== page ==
The Federal Aviation Administration said at the time it was a weather-related phenomenon, and that the agency would not investigate further.
Mark Rodeghier, scientific director of the J. Allen Hynek Center for UFO Studies in Chicago, said that was typical of the official incuriosity long expressed by government agencies.
But that started to change in 2017, he said, when The New York Times revealed the existence of an obscure Pentagon program dedicated to studying reports of UFOs. The story came with a video showing an unknown object, captured by the camera of a Navy jet, soaring above the clouds.
“That’s what broke everything open,” Rodeghier said. “That story made it more acceptable for people to talk about it — politicians, scientists and so forth. We’ve seen an uptick in interest since then.”
He added, though, that the vast majority of sightings have non-extraterrestrial explanations, a conclusion echoed by other researchers. The National UFO Reporting Center offers numerous disclaimers among its listings, ranging from stars, planets and satellites to outright hoaxes.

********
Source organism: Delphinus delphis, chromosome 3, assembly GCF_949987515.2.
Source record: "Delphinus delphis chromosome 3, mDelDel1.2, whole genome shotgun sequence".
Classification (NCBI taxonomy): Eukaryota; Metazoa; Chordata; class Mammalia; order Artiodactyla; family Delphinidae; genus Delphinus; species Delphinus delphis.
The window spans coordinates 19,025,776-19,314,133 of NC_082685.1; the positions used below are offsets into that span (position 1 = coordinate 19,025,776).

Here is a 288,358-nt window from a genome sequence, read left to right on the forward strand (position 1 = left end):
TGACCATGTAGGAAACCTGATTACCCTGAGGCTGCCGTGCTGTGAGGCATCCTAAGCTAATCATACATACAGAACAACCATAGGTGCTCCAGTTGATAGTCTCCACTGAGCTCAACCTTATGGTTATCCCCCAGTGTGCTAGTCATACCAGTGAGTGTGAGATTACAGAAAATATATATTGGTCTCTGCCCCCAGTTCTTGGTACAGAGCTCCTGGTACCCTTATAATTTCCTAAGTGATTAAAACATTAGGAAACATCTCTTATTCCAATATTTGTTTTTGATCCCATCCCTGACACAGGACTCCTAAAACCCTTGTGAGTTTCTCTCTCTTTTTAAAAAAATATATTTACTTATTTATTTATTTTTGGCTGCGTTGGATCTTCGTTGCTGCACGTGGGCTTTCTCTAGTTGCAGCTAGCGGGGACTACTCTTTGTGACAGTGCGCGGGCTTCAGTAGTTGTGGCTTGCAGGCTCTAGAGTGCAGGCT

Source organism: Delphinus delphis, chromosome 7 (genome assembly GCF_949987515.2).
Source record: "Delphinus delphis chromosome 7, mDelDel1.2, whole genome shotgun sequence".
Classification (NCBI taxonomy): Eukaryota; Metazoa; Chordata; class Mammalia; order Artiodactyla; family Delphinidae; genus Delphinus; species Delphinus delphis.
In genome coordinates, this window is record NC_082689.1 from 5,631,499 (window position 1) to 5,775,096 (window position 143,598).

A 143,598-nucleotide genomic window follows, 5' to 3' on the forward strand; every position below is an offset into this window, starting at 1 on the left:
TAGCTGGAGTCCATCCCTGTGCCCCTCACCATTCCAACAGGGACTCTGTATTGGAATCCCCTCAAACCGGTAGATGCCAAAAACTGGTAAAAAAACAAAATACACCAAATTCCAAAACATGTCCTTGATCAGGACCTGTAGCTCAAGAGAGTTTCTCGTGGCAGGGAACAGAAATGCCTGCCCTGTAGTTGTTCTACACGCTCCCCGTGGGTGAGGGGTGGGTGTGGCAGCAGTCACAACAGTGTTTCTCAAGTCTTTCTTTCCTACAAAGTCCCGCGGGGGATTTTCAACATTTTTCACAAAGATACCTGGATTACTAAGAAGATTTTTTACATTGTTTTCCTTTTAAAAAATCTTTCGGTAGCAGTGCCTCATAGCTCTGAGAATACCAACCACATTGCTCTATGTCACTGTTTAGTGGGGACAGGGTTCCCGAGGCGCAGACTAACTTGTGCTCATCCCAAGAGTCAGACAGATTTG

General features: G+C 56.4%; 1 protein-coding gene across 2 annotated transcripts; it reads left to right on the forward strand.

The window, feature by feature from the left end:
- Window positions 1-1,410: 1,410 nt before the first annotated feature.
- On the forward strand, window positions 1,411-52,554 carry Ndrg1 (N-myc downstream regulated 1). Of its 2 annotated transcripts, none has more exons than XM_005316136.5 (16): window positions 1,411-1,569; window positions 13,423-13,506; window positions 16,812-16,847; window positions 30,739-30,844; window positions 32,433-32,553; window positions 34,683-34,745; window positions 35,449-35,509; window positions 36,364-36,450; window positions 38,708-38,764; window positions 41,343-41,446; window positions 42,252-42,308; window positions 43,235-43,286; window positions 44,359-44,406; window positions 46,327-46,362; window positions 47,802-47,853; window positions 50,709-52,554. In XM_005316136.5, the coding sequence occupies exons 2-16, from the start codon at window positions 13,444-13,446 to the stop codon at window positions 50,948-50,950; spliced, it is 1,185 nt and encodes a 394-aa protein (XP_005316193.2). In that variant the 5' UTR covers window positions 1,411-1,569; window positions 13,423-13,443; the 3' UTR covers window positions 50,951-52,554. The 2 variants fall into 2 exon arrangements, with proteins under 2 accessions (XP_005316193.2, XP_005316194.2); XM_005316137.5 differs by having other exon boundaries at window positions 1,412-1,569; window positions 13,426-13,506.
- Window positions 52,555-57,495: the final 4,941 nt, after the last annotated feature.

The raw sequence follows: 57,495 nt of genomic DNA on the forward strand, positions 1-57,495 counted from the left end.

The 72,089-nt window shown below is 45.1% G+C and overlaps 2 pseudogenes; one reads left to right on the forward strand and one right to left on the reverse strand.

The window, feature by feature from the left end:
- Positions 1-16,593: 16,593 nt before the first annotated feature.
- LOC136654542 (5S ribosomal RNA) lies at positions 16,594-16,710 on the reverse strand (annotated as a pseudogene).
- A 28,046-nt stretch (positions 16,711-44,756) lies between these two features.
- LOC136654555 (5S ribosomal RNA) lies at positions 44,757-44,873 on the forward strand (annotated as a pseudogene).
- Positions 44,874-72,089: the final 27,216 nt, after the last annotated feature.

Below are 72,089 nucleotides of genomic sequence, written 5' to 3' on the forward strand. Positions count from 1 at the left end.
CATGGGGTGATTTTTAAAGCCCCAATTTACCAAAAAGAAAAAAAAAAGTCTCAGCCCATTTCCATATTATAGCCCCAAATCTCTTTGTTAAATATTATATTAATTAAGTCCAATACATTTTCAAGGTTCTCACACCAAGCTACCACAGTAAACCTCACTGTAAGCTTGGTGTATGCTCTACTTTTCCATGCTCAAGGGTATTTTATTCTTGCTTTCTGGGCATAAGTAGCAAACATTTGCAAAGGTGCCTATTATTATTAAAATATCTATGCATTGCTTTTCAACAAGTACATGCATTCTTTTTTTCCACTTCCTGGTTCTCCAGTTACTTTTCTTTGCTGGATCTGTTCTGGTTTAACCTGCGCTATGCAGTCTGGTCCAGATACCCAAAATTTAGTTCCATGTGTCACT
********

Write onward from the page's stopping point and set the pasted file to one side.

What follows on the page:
Dave Marler, a researcher and UFO historian who used to head the Illinois chapter of the Mutual UFO Network, said sightings are even harder to substantiate now as digital technology has made deception easy to pull off.
“People take pride in posting fake things,” he said. “All it really does it pollute the field.”
Support and skepticism
The Tinley Park Lights have so far escaped debunking among ufologists. The phenomenon was the subject of an episode of the History Channel show “UFO Hunters,” which subjected witness footage to video analysis and concluded one popular theory — that the lights came from flares carried by weather balloons — was incorrect.
“Without saying it’s an alien spacecraft, I can definitively say by the strictest definition that it is an unidentified flying object,” said an image processing expert who appeared on the show.
Sam Maranto, who took over from Marler as president of Illinois’ Mutual UFO Network, said evidence of the sighting was bolstered by a cross-section of observers that included police, members of the military and people who worked in aviation.
“It’s about time to realize the phenomenon does exist,” he said.
But Mark Hammergren is far from convinced. The Evanston astronomer and planetary scientist says he, too, looked at the Tinley Park footage, but came away believing the orbs were indeed flares dangling from balloons — the likely work of a prankster.